Monday, June 30, 2014

QR Codes in Handlebars

User’s don’t like to type in long URLs, and if they are on mobile they don’t like to type at all. Here is a simple Handlebars helper to make QR codes. But first, here is how easy it is to use:
  {{{qrcode ""}}}
Why would you want a QR code in a web site, when you could just as well put a clickable link? One example is to move a URL from viewing it on a desktop to your mobile. Another example is for ticketing: you put a booking code in the URL, make a QR code from it, and the venue will scan it (and the URL takes them directly to the validation function of their web app). No typing. Quick, safe and easy for everyone involved.
Handlebars is a JavaScript templating engine, easy to use and understand, and it allows expanding it with your own plugins, which thankfully are equally easy to write. Here is the above plugin, in full:
Handlebars.registerHelper("qrcode", function(data) {
var qrcode  = new QRCode(-1,QRErrorCorrectLevel.H);

var bg="#fff",fg="#000";
var n=qrcode.getModuleCount();
var tilesize = 4;
var sz=n*tilesize;

var s='<table style="width:'+sz+'px;height:'+sz+
for(var row = 0; row < n; row++ ){
    s+='<tr style="height:'+tilesize+'px">';
    for(var col = 0; col < n; col++ ){
        s+='<td style="background:'+
          (qrcode.isDark(row, col) ? fg:bg)+
return s;
To use this plugin you need to fetch an open-source JavaScript library unzip it and include it on your site with:
<script type="text/javascript" src="qrcode.min.js">
Aside: the core of the above plugin was taken from one of the examples that come with the library. I chose to use tables, rather than canvas, as it gives much wider browser support, with no disadvantage.
Written with StackEdit.

Wednesday, June 25, 2014

Casper, d3, jquery and clicking

I spent (wasted? invested?) an awful lot of time yesterday on trying to use CasperJS to click a link inside an SVG diagram that had been made by d3.js. I’ll start this article by showing my Foolish Mistake, but then will document what I did learn.


Normally, in CasperJS, we write'#myButton'), where “#myButton” can be just about any CSS selector.
Aside: it is normally rather than
because it is normally in the handler function of a casper.waitXXX()
This wasn’t working for me trying to click an SVG <g> tag, that starts a search running. I was taking a screenshot 0.5s later to check it had worked, and it showed the page had not changed.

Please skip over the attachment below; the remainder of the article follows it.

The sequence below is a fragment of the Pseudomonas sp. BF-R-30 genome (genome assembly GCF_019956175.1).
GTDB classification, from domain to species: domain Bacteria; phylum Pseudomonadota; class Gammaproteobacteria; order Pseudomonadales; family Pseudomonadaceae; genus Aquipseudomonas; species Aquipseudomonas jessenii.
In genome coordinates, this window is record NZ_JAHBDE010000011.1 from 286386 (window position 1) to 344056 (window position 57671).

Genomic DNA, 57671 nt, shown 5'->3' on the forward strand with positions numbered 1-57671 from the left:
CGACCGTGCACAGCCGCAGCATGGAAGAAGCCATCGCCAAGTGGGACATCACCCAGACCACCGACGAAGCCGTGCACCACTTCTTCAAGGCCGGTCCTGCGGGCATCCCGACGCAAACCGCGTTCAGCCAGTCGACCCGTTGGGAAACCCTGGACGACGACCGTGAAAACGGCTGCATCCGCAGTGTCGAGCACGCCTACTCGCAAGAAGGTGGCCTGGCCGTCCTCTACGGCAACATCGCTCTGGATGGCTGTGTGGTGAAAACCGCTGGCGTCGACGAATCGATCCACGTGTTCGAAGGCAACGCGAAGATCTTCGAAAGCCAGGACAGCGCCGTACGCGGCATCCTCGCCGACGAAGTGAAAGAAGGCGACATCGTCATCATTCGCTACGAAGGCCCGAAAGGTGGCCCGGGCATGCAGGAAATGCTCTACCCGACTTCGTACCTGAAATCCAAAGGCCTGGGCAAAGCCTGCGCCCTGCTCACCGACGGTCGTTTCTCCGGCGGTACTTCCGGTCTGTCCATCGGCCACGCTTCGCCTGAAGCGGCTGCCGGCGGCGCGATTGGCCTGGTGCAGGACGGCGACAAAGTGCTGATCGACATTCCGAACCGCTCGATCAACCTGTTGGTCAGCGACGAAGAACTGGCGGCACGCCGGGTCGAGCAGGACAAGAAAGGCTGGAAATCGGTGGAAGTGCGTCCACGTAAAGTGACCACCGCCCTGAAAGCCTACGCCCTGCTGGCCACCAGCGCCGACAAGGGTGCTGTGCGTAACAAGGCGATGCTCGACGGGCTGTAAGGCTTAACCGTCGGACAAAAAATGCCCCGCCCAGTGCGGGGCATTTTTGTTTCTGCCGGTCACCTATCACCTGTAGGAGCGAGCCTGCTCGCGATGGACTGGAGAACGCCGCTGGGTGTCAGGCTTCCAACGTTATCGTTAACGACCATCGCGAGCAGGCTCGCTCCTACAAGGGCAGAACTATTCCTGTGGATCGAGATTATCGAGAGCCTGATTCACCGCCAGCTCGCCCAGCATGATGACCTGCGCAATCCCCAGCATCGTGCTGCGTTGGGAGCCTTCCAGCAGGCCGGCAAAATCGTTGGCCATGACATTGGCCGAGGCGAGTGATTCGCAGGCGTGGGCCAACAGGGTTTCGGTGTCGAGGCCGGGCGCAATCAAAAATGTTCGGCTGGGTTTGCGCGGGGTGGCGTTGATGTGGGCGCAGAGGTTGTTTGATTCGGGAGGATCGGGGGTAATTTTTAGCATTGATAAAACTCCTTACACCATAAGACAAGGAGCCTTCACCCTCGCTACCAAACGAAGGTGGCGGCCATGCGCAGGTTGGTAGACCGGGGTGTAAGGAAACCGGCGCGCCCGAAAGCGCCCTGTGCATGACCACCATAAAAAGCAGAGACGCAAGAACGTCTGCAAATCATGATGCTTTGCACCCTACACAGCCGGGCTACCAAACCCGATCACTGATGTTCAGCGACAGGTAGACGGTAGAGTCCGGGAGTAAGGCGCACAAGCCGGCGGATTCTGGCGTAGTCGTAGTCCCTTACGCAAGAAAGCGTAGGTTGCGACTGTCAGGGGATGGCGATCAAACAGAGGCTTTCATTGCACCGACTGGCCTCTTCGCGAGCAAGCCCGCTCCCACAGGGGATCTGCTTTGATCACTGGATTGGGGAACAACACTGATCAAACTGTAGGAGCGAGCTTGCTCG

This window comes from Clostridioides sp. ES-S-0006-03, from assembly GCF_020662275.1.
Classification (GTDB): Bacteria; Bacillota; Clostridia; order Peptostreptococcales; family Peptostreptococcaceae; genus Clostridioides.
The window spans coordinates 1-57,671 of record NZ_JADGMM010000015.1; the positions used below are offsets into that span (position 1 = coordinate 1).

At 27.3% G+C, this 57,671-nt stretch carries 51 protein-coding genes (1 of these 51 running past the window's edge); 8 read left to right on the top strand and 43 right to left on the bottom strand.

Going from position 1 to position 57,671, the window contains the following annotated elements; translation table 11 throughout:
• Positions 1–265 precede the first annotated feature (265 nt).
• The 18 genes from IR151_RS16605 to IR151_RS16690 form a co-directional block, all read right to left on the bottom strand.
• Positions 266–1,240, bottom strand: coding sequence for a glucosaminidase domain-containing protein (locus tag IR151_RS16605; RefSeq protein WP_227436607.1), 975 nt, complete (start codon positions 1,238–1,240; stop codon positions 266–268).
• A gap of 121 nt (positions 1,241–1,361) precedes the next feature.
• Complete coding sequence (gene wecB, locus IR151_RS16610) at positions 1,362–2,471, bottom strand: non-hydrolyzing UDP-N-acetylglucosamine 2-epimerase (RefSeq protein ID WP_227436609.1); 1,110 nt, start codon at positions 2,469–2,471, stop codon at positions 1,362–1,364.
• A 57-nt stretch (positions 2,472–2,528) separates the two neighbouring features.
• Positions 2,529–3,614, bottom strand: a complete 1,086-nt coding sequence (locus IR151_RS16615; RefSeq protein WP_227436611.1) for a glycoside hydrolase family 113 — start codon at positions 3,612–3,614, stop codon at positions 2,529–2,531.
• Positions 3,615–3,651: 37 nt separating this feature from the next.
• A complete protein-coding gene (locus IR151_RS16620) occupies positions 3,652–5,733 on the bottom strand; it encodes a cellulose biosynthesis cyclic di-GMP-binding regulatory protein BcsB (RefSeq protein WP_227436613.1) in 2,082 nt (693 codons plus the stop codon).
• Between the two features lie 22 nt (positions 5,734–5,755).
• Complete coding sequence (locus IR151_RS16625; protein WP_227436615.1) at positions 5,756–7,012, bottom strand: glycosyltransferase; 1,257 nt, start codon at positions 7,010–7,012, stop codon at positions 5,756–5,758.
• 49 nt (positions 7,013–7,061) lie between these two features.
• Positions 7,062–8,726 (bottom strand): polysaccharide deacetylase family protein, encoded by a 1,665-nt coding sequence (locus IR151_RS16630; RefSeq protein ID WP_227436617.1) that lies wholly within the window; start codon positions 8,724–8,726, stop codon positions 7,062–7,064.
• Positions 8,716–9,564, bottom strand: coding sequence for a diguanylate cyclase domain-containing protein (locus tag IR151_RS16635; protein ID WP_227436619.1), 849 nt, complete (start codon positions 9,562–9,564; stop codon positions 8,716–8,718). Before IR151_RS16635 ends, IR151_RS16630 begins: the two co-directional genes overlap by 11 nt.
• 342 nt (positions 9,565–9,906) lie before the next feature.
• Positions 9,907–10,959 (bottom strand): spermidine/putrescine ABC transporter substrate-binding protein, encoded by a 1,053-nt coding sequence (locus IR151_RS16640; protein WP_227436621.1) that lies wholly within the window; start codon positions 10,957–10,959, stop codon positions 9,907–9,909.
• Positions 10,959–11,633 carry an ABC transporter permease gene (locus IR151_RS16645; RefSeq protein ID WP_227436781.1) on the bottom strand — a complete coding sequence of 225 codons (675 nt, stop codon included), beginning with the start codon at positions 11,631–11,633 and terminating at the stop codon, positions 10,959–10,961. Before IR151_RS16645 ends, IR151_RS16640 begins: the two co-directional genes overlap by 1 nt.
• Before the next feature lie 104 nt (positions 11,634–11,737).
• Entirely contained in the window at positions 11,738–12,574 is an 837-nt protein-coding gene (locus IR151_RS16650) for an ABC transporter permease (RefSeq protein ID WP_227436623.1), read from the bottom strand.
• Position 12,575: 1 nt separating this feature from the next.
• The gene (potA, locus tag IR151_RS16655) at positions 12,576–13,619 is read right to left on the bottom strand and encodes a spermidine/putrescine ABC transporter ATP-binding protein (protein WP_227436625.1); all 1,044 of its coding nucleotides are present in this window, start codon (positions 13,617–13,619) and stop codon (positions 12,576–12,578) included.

And that turned out to be foolish. The click was working, the search was working, d3 and SVG had nothing to do with anything. The problem was simply were no search results found, and so it never moved to the next page. When I changed the search string, suddenly click() was working.
So my troubleshooting turned out to be barking up the wrong tree. But, still, I did learn a few things from it.

Using evaluate() With jQuery

Instead of calling you can do something like this:
This runs JavaScript from within the browser’s context. In this case I use jQuery. This works just as well as using Casper’s click() outside the evaluate().
Here there is no advantage. But, by being in a different scope, we have extra flexibility: we could call other functions, or add new event handlers, etc, etc.

Using evaluate() With d3

Here was another of my attempts, but this one does not work:
The reason: a d3 selection does not have a ready-made click() function.

Making events happen

  var evt = document.createEvent("MouseEvents");
  evt.initMouseEvent("click", true, true, window,
    0, 0, 0, 0, 0, false, false, false, false, 0, null);
This is how you do a click with d3 (you could use this approach with jQuery too (see a helper function), but are unlikely to ever need to). The first lines create a (simulated) mouse click. The final line sends that event to the DOM item of interest.
Aside: dispatchEvent() returns false if any of the event handlers
cancelled it, true otherwise.
I learned this here; that answer also says this should have worked:
This definitely does not work for me. Why? It is actually a cheat, trying to find and call the click handler for the button. In my case the click handler was attached to the parent object (a <g>) not the object I was calling select on. (Also, because it is a cheat, this approach does not work when you’ve attached multiple handlers.)
By the way, if not using jQuery or d3, you can use querySelector() and do it this way:
  var evt = document.createEvent("MouseEvents");
  evt.initMouseEvent("click", true, true, window,
    0, 0, 0, 0, 0, false, false, false, false, 0, null);
  return document.querySelector('#myButton').dispatchEvent(evt);


The real lesson here, for me, was when something doesn’t work, make sure you are judging success in the right way!
Beyond that, it turns out there are a whole host of ways to click a button in a CasperJS script. Use the simplest when you can, bear the others in mind for special occasions.
Written with StackEdit.

Friday, June 20, 2014

Captcha never changed (securimage)

It took a while of testing before I noticed, then I finally realized the captcha on a web app I was working never changed!

Thankfully, before launching into some heavy-duty troubleshooting, I had a flash of inspiration: to make my unit tests work nicely I was setting the random seed to a constant (i.e. to get repeatable test data). That test data is actually being generated for every page request of the main web app (just during development).

So the fix was as trivial as calling mt_srand(time());  just before creating the Captcha  (as I'm using the Securimage library, just before the $img = new Securimage(); call).

If only all troubleshooting was this quick!